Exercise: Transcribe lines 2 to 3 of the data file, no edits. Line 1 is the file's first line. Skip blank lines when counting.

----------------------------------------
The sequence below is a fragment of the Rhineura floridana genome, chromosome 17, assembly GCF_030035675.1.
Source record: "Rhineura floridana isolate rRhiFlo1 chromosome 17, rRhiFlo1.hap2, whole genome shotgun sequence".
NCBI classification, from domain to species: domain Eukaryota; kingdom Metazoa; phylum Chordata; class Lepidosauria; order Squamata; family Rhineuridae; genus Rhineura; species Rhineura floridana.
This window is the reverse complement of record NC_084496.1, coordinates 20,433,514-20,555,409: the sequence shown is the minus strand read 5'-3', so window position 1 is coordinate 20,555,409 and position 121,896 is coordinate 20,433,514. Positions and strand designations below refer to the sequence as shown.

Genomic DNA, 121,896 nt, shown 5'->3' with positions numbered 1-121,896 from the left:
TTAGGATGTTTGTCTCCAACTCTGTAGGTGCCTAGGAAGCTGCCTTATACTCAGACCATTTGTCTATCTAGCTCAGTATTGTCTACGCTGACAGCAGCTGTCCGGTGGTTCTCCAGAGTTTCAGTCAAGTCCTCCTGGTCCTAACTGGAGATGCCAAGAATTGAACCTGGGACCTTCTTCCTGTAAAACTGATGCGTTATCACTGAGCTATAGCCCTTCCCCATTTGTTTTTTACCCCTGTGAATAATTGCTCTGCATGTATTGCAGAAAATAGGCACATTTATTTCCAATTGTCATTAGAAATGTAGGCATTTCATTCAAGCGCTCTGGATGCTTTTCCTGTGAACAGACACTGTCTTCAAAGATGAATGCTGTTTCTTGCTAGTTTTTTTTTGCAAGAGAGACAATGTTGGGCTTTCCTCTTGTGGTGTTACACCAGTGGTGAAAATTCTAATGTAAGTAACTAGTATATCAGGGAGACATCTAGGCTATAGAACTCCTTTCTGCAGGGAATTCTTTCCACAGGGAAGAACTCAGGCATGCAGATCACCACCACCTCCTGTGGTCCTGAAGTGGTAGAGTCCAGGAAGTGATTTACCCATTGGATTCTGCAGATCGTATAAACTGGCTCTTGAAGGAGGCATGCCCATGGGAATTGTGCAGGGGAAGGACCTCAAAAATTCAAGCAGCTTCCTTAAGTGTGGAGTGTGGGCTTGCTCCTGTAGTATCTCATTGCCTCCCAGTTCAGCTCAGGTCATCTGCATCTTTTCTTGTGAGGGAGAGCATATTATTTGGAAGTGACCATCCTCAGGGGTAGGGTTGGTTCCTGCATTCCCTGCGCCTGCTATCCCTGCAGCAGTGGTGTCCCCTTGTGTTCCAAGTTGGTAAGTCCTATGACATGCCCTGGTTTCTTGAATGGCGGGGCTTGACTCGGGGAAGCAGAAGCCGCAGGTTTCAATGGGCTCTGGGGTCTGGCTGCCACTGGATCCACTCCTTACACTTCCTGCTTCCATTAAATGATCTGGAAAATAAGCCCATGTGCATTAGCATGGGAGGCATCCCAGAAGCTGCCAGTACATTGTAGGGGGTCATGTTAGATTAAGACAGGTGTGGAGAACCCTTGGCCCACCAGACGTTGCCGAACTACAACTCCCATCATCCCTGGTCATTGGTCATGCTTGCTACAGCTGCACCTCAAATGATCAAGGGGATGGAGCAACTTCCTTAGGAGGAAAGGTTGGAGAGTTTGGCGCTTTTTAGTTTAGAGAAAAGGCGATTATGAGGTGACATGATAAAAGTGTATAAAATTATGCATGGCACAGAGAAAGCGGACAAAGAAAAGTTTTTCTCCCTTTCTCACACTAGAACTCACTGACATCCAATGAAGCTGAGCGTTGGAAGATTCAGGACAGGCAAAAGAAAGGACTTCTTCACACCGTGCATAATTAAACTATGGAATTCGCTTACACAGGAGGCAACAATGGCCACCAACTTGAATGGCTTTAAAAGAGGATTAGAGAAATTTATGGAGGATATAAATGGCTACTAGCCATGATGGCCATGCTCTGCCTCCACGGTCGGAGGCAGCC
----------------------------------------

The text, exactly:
Source record: "Rhineura floridana isolate rRhiFlo1 chromosome 17, rRhiFlo1.hap2, whole genome shotgun sequence".
NCBI classification, from domain to species: domain Eukaryota; kingdom Metazoa; phylum Chordata; class Lepidosauria; order Squamata; family Rhineuridae; genus Rhineura; species Rhineura floridana.